to help them get there faster, or simply think they know better. But if you
really slow down and take time to listen and understand and ask big questions,
kids have really wonderful ideas and love to share them if we open up. Lawrence
Cohen, Ph.D., co-author of Mom, They’re Teasing Me, has
this to say:
“When we talk to girls, they often experience it as us
talking at them, and they not only stop listening, they stop thinking and
reflecting. But when we listen to them, they have to think about what they are
saying, and they tend to reflect more. And we need to keep an open dialogue —
we can’t dismiss their chatter about ups and downs of friendship as trivial,
and then expect them to talk to us about the important stuff.”
Kids have incredible natural instincts. Little girls
can read you like a book and can tell when you’re being superficial or fake.
That means first impressions are key. By being genuine, not making assumptions,
and making a good first impression, you’re set to build connections based on
trust that girls will remember from one interaction to the next.
Helping parents understand the power of communication
is an important topic, reinforces Dr Allison Rees, a local parenting coach and
therapist --- who recently presented on the topic of self-esteem at St. Margaret’s School. She says that the language we use with our kids gives girls a sense of
self-worth and confidence that sets them up for all future interactions and
challenges. Put quite simply, Dr. Rees explains: “Healthy self-esteem is the
basis for her ability to respond to future failure.”
What do you think? Are you good at talking to kids? Do
you notice tendencies to talk to girls differently than boys?
Raising Powerful girls
from PBS Parents
How to Talk to Little Girls
by Lisa Bloom
St. Margaret’s School will host a Kindergarten Orientation for parents interested in early learning (preschool, JK, kindergarten, grade 1) on Thursday, January 21 at 4pm. Details and RSVP
“Little girls are cute and small only to adults. To one another they are not cute. They are life sized.” ― Margaret Atwood, Cat's Eye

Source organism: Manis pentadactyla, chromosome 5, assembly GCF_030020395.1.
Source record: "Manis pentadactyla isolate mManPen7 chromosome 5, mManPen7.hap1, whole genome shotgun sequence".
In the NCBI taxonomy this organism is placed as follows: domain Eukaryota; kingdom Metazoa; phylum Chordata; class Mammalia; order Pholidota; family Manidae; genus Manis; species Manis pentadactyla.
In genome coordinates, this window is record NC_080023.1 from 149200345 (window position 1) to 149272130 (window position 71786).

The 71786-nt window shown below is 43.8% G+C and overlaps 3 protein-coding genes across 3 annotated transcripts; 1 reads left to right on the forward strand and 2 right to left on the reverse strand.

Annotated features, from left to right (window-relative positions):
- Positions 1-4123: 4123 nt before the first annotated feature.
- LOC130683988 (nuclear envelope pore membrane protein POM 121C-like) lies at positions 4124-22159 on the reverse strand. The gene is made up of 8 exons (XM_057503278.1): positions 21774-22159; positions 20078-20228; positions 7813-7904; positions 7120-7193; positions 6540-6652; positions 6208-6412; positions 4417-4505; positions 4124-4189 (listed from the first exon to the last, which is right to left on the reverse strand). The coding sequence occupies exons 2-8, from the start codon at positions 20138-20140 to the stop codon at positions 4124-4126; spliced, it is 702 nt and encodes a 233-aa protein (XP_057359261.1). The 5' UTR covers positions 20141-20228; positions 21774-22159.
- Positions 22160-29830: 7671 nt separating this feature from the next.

Posted by GeanieMarie on Jan 9 '16, 8:23 p.m. |
| Flag as abuse
I absolutely love this! And it is very, very true! I try not to compliment a girl right off the bat on how cute she looks....I raised 3 of them and did not want my girls to be one who are sooo particular about how they look. Girls/women are much more than physical beauty and I try to instill that in all young ladies I meet. And my fiance is wonderful with little girls also, though there are only boys in his family. They gravitate towards him and he interacts with them very well.
Posted by Elizabeth G on Jan 10 '16, 4:31 a.m. |
| Flag as abuse
I love this post. I can't stand people who talk baby talk to kids and people do it more to little girls. A compliment is okay as long as you have a positive conversation with them as well.
Posted by Nicky S on Jan 11 '16, 10:54 a.m. |
| Flag as abuse
I most appreciate your thoughts on complimenting actions rather than appearances. For any young girl, it is the first step to success and true confidence. Even as adults, we get enough superficiality slammed into our faces every day with ads and the internet.
Posted by Kendall O on Jan 14 '16, 2:29 p.m. |
| Flag as abuse
Omg, this is so true! Thanks for pointing out these things, I completely agree with your points raised, and though some of these points seem so obvious when you think about it, it is definitely easy to forget, or not even realise what you're actually saying. It's such a struggle for females, and gender equality and fighting stereotypes, we've definitely come along way, but there is still progress to be made, and where better to start then at the start, when they are young. Great post! Thanks for sharing!
Posted by user_11389 on Jan 15 '16, 6:54 a.m. |
| Flag as abuse